African land animals run fast, some at speeds of 45-60 mph. Most of us assume our ancestors hunted by surprising animals as they grazed, killing only the old or injured while the rest fled. That is true, but they also chased the herd and were likely to catch them.

How was that possible? Read on.

Because earliest man had few offensive traits like fangs or claws, evolution selected those who could run fast enough to escape predators and run down prey for food. That included physical characteristics like long legs, a prominent butt (for balance), loose hips, shock-absorbing joints, a stable head, shorter toes, a springy foot formation, considerably less body hair, skin loaded with cooling sweat glands, and a larger lung size. By the time Homo erectus arrived in man’s lineage (Xha and Wild in the story, Natural Selection), man could run all day while animals had to stop periodically to rest. Animal bodies were powerful, but covered in fur and their only way to cool off was to stop and pant. Herd animals would think they had escaped, because they could no longer see the tall skinny creatures who carried a tree limb wherever they went, but they hadn’t. Man ran slower, but because of his adaptive qualities, he ran endlessly. He caught up with the animals when they stopped to catch their breath. The animals would again take off, but each time they sprinted from their human predators, they had to stop sooner until they couldn’t run anymore and were speared by the chasers who never seemed to require rest.

This continues today as the preferred hunting technique of African wild dogs, domestic hounds, and the human hunter-gatherers still living in the central Kalahari Desert.

Want more? Check out this three-minute video on Endurance Running:

 

 

Author bio:

Jacqui Murray is the author of the popular prehistoric fiction saga, Man vs. Nature which explores seminal events in man’s evolution one trilogy at a time. She is also author of the Rowe-Delamagente thrillers and Building a Midshipman , the story of her daughter’s journey from high school to United States Naval Academy. Her non-fiction writing includes over a hundred books on integrating tech into education, and reviews as an Amazon Vine Voice. She is a columnist for NEA Today, and a freelance journalist on tech ed topics.

Social Media contacts:

 

Amazon Author Page:        https://www.amazon.com/Jacqui-Murray/e/B002E78CQQ/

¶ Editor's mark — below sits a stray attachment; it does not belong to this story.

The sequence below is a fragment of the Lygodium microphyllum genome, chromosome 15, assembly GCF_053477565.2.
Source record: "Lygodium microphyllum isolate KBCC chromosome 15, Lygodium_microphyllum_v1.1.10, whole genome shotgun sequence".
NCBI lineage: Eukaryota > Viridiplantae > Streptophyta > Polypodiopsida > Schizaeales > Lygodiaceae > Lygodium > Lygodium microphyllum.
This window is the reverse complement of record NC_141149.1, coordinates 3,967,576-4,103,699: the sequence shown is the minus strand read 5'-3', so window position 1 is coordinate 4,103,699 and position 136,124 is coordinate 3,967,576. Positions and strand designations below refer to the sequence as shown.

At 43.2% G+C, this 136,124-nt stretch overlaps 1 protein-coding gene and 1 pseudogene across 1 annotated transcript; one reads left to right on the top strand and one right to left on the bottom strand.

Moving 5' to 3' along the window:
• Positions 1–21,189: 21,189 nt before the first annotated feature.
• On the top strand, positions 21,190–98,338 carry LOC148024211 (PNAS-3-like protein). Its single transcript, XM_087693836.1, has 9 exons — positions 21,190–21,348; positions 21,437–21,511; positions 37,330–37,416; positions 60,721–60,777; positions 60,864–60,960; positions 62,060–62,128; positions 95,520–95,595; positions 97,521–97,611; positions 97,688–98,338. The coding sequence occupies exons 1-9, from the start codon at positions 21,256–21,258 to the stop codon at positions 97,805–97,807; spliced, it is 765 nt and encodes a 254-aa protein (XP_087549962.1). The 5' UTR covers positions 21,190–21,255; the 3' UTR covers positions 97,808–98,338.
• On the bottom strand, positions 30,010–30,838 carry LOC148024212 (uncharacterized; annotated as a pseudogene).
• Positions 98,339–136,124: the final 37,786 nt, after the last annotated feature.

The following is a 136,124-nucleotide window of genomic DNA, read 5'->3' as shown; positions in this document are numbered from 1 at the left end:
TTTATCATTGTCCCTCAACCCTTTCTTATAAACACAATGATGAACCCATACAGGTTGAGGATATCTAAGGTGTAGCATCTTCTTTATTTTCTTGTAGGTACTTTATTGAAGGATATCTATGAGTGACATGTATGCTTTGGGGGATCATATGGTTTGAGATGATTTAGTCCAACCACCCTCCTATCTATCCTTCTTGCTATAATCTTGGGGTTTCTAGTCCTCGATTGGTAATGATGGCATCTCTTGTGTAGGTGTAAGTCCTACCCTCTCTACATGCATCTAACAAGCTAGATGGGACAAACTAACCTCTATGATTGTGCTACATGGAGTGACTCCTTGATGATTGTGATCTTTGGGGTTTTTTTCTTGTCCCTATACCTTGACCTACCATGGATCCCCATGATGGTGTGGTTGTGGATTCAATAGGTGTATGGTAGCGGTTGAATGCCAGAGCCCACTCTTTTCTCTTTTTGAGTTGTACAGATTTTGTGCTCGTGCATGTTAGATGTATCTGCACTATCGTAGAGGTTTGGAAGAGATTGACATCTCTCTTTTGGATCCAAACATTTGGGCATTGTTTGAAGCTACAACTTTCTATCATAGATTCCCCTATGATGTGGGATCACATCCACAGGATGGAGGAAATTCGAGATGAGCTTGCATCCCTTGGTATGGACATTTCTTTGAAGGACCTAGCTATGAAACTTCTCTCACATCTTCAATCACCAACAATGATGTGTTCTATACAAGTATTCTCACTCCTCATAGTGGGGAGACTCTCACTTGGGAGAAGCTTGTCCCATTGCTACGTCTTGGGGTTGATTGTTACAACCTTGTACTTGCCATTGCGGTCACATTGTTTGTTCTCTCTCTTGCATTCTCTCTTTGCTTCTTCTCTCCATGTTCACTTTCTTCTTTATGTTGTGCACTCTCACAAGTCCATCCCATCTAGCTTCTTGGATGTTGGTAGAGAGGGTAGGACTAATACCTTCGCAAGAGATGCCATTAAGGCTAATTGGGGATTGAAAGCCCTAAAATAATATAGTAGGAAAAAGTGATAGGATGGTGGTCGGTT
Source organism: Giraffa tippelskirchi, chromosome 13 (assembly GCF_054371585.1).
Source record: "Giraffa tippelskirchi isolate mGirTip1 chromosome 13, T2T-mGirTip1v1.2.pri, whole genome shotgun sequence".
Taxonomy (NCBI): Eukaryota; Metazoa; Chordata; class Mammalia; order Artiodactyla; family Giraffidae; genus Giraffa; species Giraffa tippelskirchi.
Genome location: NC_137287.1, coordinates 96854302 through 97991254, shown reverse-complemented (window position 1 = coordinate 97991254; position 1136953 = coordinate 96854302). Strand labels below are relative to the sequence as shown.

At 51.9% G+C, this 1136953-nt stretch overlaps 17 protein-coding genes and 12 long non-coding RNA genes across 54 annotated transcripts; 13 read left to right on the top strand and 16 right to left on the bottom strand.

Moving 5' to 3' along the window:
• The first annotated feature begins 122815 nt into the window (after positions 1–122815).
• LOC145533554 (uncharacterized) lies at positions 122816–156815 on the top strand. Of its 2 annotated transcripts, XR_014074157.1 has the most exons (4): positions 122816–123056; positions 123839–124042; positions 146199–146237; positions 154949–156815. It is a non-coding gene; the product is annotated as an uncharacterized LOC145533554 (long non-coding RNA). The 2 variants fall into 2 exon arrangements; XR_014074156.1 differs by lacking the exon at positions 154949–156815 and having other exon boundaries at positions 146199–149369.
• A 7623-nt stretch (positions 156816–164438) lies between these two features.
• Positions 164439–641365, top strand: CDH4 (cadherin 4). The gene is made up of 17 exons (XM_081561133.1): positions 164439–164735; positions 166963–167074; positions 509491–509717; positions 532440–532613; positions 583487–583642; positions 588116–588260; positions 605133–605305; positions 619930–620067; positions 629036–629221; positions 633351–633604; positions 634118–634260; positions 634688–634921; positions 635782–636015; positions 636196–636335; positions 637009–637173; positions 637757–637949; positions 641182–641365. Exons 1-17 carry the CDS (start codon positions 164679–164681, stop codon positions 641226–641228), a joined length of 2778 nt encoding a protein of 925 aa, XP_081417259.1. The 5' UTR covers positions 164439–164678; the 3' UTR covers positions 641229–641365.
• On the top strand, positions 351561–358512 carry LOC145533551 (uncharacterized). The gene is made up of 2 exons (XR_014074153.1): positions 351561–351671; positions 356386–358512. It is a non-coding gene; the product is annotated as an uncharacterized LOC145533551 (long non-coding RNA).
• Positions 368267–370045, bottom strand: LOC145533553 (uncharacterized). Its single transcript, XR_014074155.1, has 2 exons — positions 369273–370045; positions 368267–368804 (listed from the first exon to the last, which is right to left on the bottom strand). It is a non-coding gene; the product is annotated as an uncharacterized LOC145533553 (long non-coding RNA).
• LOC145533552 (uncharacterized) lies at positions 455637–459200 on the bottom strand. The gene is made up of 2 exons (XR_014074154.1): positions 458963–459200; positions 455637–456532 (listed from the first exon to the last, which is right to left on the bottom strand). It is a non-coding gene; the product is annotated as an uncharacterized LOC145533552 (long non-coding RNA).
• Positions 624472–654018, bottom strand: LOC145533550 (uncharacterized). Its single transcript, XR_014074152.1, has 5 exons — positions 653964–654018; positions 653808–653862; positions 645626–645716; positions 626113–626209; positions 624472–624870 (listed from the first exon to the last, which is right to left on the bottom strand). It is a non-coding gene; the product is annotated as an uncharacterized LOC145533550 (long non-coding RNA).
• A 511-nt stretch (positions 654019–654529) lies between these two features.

Blog:                                       https://worddreams.wordpress.com

Instagram:                             https://www.instagram.com/jacquimurraywriter/

Pinterest:                                http://pinterest.com/askatechteacher

Twitter:                                   http://twitter.com/worddreams

Website:                                 https://jacquimurray.net

 

My review of Natural Selection can be found at https://annelisplace.wordpress.com/2022/11/06/natural-selection-my-review/


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The Calm

… before the storm.

The ducks all facing outward

Are waiting for their snack,

They find it in the shallows,

It makes their lips go smack.

 

The heron facing inward,

Has patience yet to spare,

He hopes to spear a morsel,

With no intent to share.

 

All take advantage of the last,

Relaxing stretch of peace,

They feel the system moving fast,

Soon comes the ugly beast.

 

Photo by Pat G.

The licorice scent of fennel wafts,

Along the last warm breeze,

A thousand seeds fly in the drafts,

To inundate with ease.

Ms. Barbara Beacham’s hollyhock,

Has found a home with me,

Although Ms. Beacham’s sent a shock,

And could no longer be.

 

Her lovely flowers bloom each year,

She sends her love that way,

I cherish her with thoughts so dear,

Much more than I can say.

A last sweet effort quickly made,

The berry patch is done,

No strawberries are left to raid,

Except for just this one.

And here it comes, the mighty beast,

So dark, this sunshine thief,

It brings much-needed rain at least,

To every plant’s relief.

It slaps the trees ferociously,

It whips the leaves around,

But they hang on tenaciously,

On hearing such a sound.

The wind is shivery at best,

Each leaf is hanging on,

They’re hoping to survive the test,

Until this breeze is gone.